Rotational Aortogram With Three-Dimensional Reconstruction in a Case of Repaired Aortic Coarctation
A 54-year-old white woman with a history of hypertension, hyperlipidemia, atrial fibrillation, bicuspid aortic valve, and a previously repaired aortic coarctation in adulthood underwent a computed tomography (CT) scan of the chest to evaluate her surgical repair after an episode of chest pain. Her original repair consisted of a coarctectomy with placement of a side-to-side graft. The CT scan revealed a 4-cm, proximal descending thoracic aortic aneurysm in the repaired portion of the aorta. Magnetic resonance angiography (MRA) and a conventional aortogram did not clarify the underlying problem. She was referred to our center for further investigation and possible surgical or endovascular repair.
We performed a rotational aortogram with 3D reconstruction to solve the anatomic enigma (Figure). The study showed a prosthetic graft placed at the site of the coarctectomy, between the midportion of the aortic arch and the descending thoracic aorta, with the left subclavian artery and left carotid artery reimplanted into the proximal portion of the graft. Two aortic stumps left from the previous surgical repair were visualized. One smaller stump was located at the proximal end-to-side anastomosis of the graft with the aortic arch. A larger distal stump was located adjacent to the distal end-to-side anastomosis of the prosthetic graft with the descending thoracic aorta. The distal aortic stump and the graft were very close together, giving the impression of a dilatation in the repaired portion of the proximal descending aorta on the CT and MRA scans. The diameter of the graft and the distal stump together was exactly 4 cm. This corresponded to the size measured by the previous radiological studies that was reported as an aortic aneurysm. The patient was discharged with no further intervention after her anatomical conundrum was solved.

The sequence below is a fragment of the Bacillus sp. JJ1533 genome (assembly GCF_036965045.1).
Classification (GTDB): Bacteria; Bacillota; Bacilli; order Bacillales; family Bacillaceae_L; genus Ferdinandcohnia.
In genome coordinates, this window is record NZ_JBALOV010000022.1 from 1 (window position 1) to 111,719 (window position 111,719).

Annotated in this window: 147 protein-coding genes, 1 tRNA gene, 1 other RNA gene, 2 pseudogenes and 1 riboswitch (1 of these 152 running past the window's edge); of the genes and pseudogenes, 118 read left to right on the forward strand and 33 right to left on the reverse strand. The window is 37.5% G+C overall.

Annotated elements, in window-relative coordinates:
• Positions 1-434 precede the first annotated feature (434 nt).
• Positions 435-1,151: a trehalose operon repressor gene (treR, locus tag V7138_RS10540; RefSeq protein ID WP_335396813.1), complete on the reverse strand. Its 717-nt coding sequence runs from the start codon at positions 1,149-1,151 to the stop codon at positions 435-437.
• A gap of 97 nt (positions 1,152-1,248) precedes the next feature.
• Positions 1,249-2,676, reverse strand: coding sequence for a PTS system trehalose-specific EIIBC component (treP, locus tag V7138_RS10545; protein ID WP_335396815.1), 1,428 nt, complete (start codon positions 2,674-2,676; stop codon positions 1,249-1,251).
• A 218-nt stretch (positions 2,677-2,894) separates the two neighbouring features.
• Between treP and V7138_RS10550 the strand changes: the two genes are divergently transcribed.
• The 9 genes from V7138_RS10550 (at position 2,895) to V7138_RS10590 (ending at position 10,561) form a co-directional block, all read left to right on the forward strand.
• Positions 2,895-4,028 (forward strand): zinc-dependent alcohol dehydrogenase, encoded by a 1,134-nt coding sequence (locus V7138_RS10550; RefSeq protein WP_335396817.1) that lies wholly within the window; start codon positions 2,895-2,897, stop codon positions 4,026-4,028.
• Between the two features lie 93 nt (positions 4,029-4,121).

Rotational aortography with 3D reconstruction is a new angiographic technique currently under clinical development. It consists of a 180-degree fast rotation (22.5 degrees/second) of the C-arm around the plane of imaging while a bolus of contrast is injected through a power injector with a pigtail catheter in the area of intereSt. This motion creates a real-time 3D picture of the structures studied. The images are processed by specialized software to create a 3D tomographic model, which can be rotated around its 3 axes to establish an optimal viewing plane. Measurements of diameters, lengths, cross-sectional areas, and volumes can be done in any position or angle, with a high degree of precision and great definition of the underlying anatomy. The superior resolution of the 3D aortic tomographic reconstruction thus avoided further diagnostic tests and a possible exploratory thoracotomy for a presumed repaired aortic coarctation aneurysm.
The editor of Images in Cardiovascular Medicine is Hugh A. McAllister, Jr, MD, Chief, Department of Pathology, St Luke’s Episcopal Hospital and Texas Heart Institute, and Clinical Professor of Pathology, University of Texas Medical School and Baylor College of Medicine.
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